Hibbs v. Winn

Last modified 2011.09.15


  • Status Closed
  • Type Amicus
  • Court U.S. Supreme Court
  • Issues Government-Supported Religion, Schools and Learning, Taxpayer Funding of Religion, Vouchers

In April 1997, the Arizona legislature enacted a law authorizing tax credits for scholarships for private religious education. The program allows taxpayers to reduce their state tax liability by making a donation to “school tuition organizations” that use the funds to provide scholarships for students attending private schools, including religious ones. Taxpayers brought a facial challenge to the statute in state court, on both state and federal constitutional grounds, but the Arizona Supreme Court dismissed it.

When the program took effect, virtually all of the tuition organizations that came into being were established by religious organizations and gave scholarships exclusively to students of their denominations for attendance at exclusively religious schools. A new group of taxpayers then filed suit in federal court challenging the statute, both on its face and as-applied, under the federal Constitution.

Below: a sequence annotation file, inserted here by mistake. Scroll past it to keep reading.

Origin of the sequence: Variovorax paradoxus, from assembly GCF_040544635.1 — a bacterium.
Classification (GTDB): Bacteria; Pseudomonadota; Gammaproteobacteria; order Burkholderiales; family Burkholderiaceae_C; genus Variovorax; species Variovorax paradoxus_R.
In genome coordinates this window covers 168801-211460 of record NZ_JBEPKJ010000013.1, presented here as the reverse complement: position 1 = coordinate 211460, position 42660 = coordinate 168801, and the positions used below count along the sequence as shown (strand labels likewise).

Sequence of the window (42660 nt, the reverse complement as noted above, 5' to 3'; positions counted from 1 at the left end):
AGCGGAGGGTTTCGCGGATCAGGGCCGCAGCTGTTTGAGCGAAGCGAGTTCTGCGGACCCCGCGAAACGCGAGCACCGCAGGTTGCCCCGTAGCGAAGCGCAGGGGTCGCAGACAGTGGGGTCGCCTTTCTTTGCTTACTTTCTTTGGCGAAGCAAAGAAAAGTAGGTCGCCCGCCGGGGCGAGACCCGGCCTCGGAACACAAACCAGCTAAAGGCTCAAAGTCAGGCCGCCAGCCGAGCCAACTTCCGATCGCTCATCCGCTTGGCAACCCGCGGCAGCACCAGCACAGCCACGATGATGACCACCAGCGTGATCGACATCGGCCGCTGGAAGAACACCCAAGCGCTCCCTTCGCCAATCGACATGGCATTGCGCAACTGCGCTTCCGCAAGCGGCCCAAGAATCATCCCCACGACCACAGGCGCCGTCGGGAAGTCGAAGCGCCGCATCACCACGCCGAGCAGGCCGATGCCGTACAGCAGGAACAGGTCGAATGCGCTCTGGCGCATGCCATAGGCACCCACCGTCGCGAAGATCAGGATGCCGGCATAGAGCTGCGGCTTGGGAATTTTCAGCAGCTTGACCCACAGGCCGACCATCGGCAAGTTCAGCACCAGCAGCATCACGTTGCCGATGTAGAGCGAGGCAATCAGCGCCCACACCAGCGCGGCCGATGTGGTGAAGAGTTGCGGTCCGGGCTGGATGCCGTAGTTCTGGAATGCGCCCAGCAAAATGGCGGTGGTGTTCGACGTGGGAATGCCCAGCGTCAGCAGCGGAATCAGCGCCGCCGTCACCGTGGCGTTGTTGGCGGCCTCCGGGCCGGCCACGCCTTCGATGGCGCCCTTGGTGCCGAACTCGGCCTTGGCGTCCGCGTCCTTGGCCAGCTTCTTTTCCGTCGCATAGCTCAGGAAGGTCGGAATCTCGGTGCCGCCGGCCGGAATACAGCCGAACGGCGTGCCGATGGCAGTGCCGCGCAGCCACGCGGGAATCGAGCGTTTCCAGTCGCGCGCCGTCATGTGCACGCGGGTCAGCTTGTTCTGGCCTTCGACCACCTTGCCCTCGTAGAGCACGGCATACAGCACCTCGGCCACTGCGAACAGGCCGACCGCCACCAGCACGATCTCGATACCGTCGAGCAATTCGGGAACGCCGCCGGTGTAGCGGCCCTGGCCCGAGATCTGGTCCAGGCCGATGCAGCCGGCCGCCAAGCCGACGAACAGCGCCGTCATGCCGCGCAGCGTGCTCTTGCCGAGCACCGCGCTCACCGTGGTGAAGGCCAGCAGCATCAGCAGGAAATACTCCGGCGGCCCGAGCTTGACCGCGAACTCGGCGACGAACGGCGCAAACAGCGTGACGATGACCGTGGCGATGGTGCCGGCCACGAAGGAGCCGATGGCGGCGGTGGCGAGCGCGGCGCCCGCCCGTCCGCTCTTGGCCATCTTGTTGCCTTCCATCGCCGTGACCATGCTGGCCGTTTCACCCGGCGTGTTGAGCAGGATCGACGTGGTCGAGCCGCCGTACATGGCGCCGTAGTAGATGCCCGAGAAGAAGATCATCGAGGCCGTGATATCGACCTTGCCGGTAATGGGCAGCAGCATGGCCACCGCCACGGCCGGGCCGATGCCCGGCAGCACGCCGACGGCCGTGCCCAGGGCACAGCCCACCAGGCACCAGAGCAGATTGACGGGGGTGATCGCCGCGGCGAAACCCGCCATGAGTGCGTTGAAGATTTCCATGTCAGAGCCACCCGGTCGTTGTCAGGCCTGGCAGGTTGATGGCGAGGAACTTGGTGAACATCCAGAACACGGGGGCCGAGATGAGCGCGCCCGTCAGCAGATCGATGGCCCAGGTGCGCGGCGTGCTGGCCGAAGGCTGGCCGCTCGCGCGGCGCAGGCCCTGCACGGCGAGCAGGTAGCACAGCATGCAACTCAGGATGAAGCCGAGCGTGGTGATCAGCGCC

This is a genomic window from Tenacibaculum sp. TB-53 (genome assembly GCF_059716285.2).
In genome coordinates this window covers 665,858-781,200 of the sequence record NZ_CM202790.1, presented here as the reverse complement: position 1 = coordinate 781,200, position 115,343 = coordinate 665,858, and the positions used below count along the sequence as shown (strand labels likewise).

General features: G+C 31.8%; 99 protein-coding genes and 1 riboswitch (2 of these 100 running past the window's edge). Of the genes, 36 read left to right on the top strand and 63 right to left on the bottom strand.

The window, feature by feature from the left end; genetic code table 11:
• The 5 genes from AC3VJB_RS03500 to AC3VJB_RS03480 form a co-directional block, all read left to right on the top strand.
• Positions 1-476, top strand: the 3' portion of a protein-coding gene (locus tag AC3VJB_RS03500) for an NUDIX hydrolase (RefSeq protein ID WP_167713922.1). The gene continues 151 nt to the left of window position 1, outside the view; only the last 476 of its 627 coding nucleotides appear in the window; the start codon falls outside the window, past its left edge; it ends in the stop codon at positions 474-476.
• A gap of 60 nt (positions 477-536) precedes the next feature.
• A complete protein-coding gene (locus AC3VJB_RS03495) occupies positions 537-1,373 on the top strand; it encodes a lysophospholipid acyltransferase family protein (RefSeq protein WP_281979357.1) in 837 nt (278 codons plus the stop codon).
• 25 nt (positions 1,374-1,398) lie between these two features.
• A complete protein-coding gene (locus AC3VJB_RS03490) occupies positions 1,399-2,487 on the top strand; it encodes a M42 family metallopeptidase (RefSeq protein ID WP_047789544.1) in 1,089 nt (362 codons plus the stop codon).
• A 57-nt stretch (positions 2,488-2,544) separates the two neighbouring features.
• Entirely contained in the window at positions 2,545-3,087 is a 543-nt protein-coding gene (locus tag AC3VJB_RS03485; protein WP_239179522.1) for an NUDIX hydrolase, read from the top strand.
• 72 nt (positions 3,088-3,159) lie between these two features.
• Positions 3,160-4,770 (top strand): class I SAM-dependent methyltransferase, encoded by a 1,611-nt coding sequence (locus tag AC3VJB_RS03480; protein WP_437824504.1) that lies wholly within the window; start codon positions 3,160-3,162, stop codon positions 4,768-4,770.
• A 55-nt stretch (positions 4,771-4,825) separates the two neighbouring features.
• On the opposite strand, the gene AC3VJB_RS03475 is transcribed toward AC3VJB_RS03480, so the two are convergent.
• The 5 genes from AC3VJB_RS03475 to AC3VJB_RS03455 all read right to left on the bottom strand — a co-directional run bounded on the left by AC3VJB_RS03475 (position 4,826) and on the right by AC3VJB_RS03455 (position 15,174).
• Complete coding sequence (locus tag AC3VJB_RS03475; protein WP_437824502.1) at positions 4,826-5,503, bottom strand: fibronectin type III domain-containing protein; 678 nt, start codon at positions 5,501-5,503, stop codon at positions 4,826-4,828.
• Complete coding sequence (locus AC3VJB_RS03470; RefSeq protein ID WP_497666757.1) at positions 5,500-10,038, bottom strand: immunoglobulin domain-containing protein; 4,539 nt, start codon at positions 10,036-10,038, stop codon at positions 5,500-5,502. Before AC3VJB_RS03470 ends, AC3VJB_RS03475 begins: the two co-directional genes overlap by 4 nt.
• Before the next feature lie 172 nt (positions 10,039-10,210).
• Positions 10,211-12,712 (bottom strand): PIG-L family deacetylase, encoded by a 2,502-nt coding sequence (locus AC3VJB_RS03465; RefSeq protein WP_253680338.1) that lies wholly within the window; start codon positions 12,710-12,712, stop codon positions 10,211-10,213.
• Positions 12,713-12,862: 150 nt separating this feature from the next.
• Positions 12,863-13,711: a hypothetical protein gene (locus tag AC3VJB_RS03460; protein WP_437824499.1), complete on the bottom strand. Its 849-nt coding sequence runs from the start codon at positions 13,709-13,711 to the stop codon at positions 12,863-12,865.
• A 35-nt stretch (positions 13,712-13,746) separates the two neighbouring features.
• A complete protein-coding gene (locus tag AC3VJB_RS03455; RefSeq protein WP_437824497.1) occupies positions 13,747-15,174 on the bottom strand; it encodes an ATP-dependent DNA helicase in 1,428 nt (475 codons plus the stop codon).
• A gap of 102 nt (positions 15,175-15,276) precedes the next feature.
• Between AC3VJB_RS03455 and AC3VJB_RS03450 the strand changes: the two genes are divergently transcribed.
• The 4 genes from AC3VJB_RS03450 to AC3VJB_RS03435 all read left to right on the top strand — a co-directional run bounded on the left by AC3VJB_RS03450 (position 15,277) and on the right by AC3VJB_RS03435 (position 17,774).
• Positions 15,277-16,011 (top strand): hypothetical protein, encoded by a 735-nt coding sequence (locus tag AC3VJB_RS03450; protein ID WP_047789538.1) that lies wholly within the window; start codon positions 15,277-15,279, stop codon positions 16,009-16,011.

The defendant argued that this second action was barred by the Tax Injunction Act, which prohibits the federal courts from enjoining any “assessment” of state taxes. The Ninth Circuit rejected this argument, interpreting the Act to apply to only those actions that decrease revenue production.

Before the U.S. Supreme Court, we authored an amicus brief in December 2003, joined by People For the American Way, arguing that the defendant’s construction of the Act would mark a radical departure from the Court’s Establishment Clause jurisprudence to date and gravely weaken civil rights protections, that this second challenge is distinct from that rejected by the Arizona Supreme Court, and that existing preclusion doctrines adequately protect the finality of state court judgments.

On June 14, 2004, the Supreme Court issued a 5-4 decision in the plaintiffs’ favor, finding that the Act bars only those suits in which state taxpayers seek to avoid paying state taxes. Justices Kennedy, Rehnquist, Scalia and Thomas dissented, arguing that the majority’s reasoning showed disrespect for state courts.

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